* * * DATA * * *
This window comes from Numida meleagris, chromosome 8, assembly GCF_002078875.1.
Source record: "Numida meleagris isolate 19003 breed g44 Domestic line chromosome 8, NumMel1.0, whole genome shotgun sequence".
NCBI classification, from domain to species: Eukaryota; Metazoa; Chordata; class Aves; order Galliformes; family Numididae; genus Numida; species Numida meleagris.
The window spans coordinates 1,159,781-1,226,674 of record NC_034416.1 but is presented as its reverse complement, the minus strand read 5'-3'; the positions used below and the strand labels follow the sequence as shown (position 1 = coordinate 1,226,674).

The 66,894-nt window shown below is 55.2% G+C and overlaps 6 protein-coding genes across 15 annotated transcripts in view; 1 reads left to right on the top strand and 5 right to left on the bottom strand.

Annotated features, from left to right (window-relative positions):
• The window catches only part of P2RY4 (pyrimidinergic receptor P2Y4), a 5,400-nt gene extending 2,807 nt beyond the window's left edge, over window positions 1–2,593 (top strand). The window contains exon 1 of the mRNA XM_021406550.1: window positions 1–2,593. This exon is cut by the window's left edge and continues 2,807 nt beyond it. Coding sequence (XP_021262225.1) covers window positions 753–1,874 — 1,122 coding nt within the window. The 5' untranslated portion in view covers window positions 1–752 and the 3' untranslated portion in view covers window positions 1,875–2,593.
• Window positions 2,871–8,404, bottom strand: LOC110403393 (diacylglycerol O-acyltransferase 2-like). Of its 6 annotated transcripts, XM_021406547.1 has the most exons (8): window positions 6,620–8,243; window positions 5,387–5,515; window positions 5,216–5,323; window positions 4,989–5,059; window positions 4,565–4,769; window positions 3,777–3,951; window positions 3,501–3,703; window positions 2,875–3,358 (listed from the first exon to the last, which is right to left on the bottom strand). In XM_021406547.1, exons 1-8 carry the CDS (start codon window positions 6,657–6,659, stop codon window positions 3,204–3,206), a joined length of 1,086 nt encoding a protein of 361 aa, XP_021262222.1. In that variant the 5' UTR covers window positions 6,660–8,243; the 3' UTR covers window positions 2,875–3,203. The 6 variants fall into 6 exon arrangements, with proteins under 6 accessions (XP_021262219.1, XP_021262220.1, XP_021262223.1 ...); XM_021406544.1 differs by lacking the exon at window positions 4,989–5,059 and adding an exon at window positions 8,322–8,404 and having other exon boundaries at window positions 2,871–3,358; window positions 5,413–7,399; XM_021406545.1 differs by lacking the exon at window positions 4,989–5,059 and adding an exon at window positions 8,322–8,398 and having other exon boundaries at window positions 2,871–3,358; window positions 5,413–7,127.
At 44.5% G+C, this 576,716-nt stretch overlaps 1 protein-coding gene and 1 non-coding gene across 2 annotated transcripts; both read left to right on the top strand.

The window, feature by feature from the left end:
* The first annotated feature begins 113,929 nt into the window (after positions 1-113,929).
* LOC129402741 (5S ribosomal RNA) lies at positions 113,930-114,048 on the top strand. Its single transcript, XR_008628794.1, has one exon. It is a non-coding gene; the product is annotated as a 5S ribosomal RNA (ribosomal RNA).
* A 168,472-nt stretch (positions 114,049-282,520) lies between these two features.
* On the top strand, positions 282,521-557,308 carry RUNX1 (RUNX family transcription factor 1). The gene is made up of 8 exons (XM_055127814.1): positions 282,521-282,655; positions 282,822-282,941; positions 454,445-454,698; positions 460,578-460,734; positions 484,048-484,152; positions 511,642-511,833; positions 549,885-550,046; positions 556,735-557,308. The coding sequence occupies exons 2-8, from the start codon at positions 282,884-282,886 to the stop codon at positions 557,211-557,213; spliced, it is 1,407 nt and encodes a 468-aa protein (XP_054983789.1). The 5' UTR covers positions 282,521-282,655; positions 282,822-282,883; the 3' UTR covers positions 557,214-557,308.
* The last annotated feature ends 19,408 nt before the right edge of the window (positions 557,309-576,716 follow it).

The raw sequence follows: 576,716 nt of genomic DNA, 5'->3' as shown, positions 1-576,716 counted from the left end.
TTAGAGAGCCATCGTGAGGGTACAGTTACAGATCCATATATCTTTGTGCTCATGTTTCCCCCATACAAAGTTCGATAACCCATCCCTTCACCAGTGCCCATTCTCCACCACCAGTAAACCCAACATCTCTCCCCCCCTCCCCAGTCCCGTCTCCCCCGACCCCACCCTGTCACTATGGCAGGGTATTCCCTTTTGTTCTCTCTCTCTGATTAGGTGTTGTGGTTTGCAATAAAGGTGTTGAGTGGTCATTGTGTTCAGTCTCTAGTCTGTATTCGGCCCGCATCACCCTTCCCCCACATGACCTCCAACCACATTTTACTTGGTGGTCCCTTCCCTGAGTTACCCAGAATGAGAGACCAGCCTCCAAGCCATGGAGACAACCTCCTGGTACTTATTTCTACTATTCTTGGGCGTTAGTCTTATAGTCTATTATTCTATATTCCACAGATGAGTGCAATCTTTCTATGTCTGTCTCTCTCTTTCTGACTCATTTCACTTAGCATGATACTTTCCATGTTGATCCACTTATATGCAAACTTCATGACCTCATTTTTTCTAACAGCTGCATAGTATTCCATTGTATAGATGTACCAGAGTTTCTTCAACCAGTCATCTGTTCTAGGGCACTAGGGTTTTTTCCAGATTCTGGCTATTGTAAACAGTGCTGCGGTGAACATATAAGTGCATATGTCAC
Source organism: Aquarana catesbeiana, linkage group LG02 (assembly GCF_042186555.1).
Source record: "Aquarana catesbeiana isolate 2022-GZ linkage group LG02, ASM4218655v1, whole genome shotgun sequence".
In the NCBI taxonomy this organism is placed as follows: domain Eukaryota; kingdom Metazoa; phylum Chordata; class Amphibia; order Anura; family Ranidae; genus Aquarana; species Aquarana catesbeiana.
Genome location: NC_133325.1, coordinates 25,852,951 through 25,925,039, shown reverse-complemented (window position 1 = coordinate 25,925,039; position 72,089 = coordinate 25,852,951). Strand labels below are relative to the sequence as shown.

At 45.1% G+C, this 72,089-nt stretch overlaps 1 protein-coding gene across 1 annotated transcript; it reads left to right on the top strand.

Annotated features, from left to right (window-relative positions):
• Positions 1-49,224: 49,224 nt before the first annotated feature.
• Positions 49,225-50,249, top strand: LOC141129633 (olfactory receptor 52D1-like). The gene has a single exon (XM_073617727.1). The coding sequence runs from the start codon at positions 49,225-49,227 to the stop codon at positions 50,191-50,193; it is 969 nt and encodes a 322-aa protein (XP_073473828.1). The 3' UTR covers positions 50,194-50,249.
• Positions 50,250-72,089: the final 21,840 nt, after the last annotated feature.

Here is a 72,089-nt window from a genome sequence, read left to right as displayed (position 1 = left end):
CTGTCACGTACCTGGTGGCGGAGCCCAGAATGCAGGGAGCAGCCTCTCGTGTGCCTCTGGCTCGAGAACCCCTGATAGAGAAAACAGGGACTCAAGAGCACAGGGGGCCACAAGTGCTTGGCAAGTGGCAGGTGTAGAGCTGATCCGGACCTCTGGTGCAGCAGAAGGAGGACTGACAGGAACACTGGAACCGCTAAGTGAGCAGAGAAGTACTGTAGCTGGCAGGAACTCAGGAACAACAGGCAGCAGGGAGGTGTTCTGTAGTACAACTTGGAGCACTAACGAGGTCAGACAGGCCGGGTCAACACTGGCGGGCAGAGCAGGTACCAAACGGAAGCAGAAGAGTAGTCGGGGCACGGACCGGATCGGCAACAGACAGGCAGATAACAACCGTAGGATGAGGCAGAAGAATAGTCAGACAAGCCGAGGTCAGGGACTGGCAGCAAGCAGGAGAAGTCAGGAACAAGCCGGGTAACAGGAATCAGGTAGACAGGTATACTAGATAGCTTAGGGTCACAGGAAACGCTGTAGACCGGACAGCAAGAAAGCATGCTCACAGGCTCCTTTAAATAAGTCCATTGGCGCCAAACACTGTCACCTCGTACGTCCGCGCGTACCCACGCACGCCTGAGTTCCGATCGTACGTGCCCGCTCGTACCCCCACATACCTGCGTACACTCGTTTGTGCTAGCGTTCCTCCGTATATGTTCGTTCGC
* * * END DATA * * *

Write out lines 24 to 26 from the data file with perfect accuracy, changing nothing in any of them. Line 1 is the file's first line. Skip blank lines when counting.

• Positions 1-49,224: 49,224 nt before the first annotated feature.
• Positions 49,225-50,249, top strand: LOC141129633 (olfactory receptor 52D1-like). The gene has a single exon (XM_073617727.1). The coding sequence runs from the start codon at positions 49,225-49,227 to the stop codon at positions 50,191-50,193; it is 969 nt and encodes a 322-aa protein (XP_073473828.1). The 3' UTR covers positions 50,194-50,249.
• Positions 50,250-72,089: the final 21,840 nt, after the last annotated feature.